TPAs: Understanding the Definitions
Just as the term “consultant” is used to describe a variety of professional services, “third party administrator” or “TPA” is often used to do the same. It has come to be associated with many different definitions and levels of service these days.
For this website, our use of “TPA” is in reference to the comprehensive-service definition. What does that mean? When “TPA” is mentioned in laws and regulations, the general understanding is that it refers to benefit administrators who fit the comprehensive-service category and have client health insurance plans that follow the rules set forth by ERISA and its fiduciary responsibilities.
Comprehensive-service TPAs across the U.S. provide a wide range of ongoing services to their client plans and trustees, which can include:
- Claims Processing
- Stop loss insurance placement
- Government reporting related to ERISA and its Form 5500
- HIPAA and regulatory compliance
- Pharmacy benefit management (PBM)
- COBRA management
- Disease management
- Utilization review
- Wellness programs
Note: Like law and CPA firms, TPAs perform only those duties requested and delegated by the client, so there is no standard list. Under ERISA, the plan sponsor holds the title of the official Administrator of the plan.
With client health plans as the main focus, comprehensive-service TPAs put a lot of emphasis on educating employers and plan sponsors and helping them meet ERISA and other compliance requirements.
Other Ways the Term TPA is Used
Over the years, people have applied the term “TPA” to a variety of businesses and services. These are among the most common:
- ASO (Administrative Service Only) – Because TPAs and self-funding were considered competition to traditional insurers in the 1980s, “ASO” became a way for insurers to try to market the same product and service under a different name. Legally, there is no difference between a TPA and an ASO. Self-funding via ASO is regulated under federal law, but the term ASO virtually goes without mention in government-issued content. Additionally, while ASOs are extremely well-versed in insurance law, some are less familiar with the intricate details of ERISA law, which is critical to well-performing self-funded health plans.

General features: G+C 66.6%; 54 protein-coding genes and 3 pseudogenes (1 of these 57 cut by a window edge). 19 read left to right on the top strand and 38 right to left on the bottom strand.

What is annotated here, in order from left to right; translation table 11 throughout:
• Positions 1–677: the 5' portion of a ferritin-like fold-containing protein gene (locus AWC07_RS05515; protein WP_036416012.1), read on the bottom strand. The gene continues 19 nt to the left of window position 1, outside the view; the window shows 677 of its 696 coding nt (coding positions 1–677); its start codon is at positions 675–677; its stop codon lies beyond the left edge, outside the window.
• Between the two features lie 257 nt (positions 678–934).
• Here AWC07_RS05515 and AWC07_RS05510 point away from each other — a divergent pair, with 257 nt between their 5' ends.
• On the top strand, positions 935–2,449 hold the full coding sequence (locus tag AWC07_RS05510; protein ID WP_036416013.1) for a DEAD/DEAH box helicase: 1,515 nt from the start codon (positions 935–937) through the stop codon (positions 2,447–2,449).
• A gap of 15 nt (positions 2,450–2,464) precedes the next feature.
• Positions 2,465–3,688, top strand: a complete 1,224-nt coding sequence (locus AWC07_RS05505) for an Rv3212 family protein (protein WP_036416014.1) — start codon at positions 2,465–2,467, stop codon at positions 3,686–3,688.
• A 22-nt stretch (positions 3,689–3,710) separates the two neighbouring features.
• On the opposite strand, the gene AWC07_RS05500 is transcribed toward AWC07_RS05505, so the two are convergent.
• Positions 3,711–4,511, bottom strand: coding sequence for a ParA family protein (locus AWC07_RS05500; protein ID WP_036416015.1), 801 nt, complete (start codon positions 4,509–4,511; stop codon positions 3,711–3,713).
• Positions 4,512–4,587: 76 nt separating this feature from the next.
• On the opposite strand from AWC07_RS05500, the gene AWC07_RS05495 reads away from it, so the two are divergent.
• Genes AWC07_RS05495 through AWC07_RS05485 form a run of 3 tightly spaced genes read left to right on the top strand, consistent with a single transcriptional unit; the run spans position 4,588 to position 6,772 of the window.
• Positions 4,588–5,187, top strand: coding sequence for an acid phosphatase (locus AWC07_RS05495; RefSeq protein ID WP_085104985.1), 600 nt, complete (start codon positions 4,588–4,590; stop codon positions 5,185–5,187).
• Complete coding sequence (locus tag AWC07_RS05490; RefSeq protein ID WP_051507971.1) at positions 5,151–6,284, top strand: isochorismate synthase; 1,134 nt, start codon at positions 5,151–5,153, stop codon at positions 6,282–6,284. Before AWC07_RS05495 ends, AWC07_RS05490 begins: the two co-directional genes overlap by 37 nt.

- Specialty TPAs – This phrase is used in reference to administrators who offer just one or a few types of health insurance coverage (vision, dental, prescription, 401K, HSA, etc.). Some client plans will partner with multiple companies, including a comprehensive-service TPA for the main plan needs and a specialty TPA(s) for other services.
- Minimal TPAs – These tend to be explained as large entities that have a very minimal TPA function. Because the TPA portion is only a small part of their other, unrelated business, they are often not aware of ERISA fiduciary responsibility and other compliance matters.
- TPAs of Convenience – This classification refers to companies who market themselves as TPAs and often claim to be the biggest, most efficient, etc. When questioned about the specific responsibilities and/or compliance aspects of being a TPA, however, many will retract their declaration.
Rounding out the list, there are also In-House Benefits Administrators who are sometimes referred to as TPAs, but this staff must often rely on outside counsel and law firms for assistance. Property & Casualty and Workers Compensation groups also may be described as TPAs. The issue with this? The services they provide and markets they serve are vastly different from the TPAs dealing with employee benefits.
As the self-funding industry has evolved, the term “TPA” has taken on several new meanings in the last few decades. The definition this site uses – and one that is most commonly referred to by the federal government – is the comprehensive-service TPA. This refers to a benefits administrator who offers a wide range of services under client-focused, self-funded plans that follow ERISA requirements.